Working for Pegasus Strategic Communications, I supported the creation of a corporate social responsibility (CSR) strategy for ING Investment Bank Middle East. The strategy was their first for this region, from their office in Dubai.
With my colleagues, we created a strategy that was aligned with ING’s global CSR strategy and locally relevant. Building from previous fundraising efforts to support a local school and foundation for children with special needs, we provided several options of policies they could implement and local initiatives they could support in long-term relationships, including a mobile book bus spreading literacy and a love for reading in cities and rural areas, and potential programs for financial literacy building on ING’s core competencies. We wanted to help ING engage with and support the community with more than just donations, so recommendations included a comprehensive CSR audit to look for opportunities in business products and operations as well as staff engagement and community outreach.
Top 3 Lessons Learned
About CSR in general:
1. CSR in Dubai seems mostly focused on writing checks and little more, but donations, while beneficial, often hardly scratch the surface to solve real issues and provide lasting value to its community. While philanthropy is helpful to society, corporate responsibility has such a higher ceiling of potential. And with companies and the private sector being the dominant force in today’s modern world, stronger and more influential than government and non-profit sectors, there is so much more that can be done, and can benefit companies and society at the same time.
Companies can have much larger impact, first, if they are able to incorporate addressing social and civic issues into its core products, services or offerings—first ensuring they do no harm over the course of their usual business, and adding additional social value while they do business. When engaging staff to donate their time, efforts or pro-bono services, it is important to allow and help them connect with causes they are really excited to engage in and help improve their communities. The more they can use their specialized knowledge, talents and expertise, the more impact they can have, as opposed to volunteering only for tasks that any person could do. And they should be encouraged and enabled by the company to stay engaged throughout the year and on the long term. Companies also can make in-kind donations, share their space or resources, engage in partnerships and do so many things to multiply and maximize their impact beyond just writing checks.
It’s this understanding and mentality that so much more can be done, and needs to be done to have real impact, that needs to become mainstream for CSR programs to be more than positive marketing and tiny drops in a bucket.
2. Long-term commitment and focus allow a company and community to build success upon success, make more and stronger relationships and increase their impact and benefit year after year. The forms of support and programs can change frequently, while goals for impact, value and achievement remain constant, multiplying community benefits and company returns. By contrast, scattering support to several different recipients and shifting to another each time can only provide limited impact for each one, and not for very long.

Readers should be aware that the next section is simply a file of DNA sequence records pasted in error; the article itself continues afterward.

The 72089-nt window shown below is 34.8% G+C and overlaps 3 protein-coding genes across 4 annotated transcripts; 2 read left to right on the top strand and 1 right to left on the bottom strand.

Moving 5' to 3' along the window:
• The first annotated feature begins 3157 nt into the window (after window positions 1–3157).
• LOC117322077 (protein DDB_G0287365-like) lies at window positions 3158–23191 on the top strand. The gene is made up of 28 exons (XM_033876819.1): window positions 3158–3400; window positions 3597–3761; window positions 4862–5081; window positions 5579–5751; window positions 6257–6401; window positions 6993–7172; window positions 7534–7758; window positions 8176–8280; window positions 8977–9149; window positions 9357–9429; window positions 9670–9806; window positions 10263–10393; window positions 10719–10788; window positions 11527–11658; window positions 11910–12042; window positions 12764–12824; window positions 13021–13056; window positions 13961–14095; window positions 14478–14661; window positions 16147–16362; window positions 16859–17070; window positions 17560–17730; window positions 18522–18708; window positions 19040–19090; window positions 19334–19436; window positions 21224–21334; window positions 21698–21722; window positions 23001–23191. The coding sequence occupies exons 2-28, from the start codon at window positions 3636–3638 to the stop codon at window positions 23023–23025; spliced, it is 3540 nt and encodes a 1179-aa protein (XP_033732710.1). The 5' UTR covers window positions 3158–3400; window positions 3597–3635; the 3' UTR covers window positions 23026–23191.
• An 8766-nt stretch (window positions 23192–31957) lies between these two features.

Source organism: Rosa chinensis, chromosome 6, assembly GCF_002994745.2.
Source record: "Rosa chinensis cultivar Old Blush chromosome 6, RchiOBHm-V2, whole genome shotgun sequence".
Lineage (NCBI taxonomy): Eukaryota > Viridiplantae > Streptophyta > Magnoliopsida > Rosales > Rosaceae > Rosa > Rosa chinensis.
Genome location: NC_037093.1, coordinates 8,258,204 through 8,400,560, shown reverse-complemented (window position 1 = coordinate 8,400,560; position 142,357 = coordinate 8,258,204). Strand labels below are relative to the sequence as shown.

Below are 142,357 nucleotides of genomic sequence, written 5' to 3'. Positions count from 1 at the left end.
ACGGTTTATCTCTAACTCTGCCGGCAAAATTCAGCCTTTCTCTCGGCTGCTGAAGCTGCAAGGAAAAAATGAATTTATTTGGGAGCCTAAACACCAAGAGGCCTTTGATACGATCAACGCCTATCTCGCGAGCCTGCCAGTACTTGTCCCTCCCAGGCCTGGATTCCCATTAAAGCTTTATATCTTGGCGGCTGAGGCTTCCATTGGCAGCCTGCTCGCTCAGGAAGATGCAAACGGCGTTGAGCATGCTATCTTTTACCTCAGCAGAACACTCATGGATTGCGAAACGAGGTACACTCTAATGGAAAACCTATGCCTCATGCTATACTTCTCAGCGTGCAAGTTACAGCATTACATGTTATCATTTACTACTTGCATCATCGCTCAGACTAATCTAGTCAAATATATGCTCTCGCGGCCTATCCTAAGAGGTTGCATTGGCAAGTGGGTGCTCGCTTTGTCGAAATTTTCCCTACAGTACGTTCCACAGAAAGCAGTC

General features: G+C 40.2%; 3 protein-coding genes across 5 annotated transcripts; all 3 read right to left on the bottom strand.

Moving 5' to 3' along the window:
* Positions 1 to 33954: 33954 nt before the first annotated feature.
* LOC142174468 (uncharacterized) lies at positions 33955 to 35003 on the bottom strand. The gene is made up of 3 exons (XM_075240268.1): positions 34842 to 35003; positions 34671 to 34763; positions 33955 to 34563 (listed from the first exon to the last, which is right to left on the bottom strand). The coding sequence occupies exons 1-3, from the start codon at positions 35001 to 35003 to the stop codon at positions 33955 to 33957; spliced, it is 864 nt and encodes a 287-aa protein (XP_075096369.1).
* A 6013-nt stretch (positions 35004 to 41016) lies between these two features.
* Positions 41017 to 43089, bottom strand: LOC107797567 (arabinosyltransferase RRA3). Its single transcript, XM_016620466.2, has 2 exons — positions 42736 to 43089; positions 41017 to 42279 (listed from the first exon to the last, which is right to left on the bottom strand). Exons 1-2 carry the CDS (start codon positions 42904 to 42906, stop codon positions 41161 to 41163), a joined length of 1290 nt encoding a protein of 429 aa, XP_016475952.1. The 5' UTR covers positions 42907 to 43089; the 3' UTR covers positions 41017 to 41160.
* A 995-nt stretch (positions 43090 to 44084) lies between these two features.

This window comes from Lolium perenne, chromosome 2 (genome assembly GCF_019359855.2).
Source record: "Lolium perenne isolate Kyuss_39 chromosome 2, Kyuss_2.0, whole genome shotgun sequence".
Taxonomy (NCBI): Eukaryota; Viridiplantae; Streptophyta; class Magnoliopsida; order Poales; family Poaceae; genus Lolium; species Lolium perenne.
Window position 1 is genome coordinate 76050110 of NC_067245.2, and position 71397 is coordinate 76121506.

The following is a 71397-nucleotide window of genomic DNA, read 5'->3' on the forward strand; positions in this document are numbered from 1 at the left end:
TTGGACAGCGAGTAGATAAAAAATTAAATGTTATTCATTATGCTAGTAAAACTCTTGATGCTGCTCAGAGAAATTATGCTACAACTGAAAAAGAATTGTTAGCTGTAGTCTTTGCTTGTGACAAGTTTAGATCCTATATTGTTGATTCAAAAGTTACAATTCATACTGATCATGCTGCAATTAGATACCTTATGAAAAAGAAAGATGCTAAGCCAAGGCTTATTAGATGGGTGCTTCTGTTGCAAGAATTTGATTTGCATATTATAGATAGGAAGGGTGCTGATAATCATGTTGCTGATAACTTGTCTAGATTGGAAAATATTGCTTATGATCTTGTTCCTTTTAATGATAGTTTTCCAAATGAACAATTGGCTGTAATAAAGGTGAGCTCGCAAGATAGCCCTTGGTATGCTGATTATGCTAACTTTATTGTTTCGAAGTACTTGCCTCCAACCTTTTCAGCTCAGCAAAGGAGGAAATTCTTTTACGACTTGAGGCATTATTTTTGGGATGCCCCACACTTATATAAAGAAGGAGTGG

Companies often choose a scattered approach, probably because it feels like they are able to help more people and causes, and appeal to all of their employees’ and stakeholders’ charitable preferences. But in truth, it is a watered-down approach. We can show them how they can do much more good by being more focused.
3. CSR is often made a responsibility of the marketing department. This is inherently flawed in several ways. First, it is too easy to exaggerate impact through marketing way beyond what is actually achieved. Companies doing this contribute to CSR remaining largely superficial, reduce its credibility and sabotage conviction by other companies to actually have a positive impact within society. Second, it encourages CSR to remain an outside function—one that is not intertwined throughout the whole company, in its core values and throughout all of its operations. Third, it makes CSR easily expendable—when profits get tight or when management changes, it can be easily justified as the first thing to cut away. If a company is serious about being a socially responsible business, it can’t keep CSR on its surface; it has to adopt it throughout as a permanent value. There are always ways to keep being responsible and providing value, even when finances are tight.
4. Businesses are required by definition to make profit the highest priority. Especially publicly owned companies. And that needs to be accepted as fact. Many companies would not be able to justify putting social responsibility or community benefit ahead of profits if they ever conflicted. And so CSR suggestions have to know that and work with it. Whatever can be done should be done to imagine and implement CSR initiatives that help or align with profitability, for those will be the ones with the best chance of sticking even if times get tough. Anything else can be great while a company is willing, and should certainly be proposed while times are good, but the more it is based on goodwill but not good business, the less likely it is to last.
5. I believe that there are always ways to be more socially responsible: reduce social, environmental, health-related or exploitative harms done by products, operations or supply chains; improve efficiencies; adopt community, regional or global issues especially aligned with the brand and the company’s core competencies, and give whatever time, resources or donations are possible at the time, with regularity even if quantity fluxuates.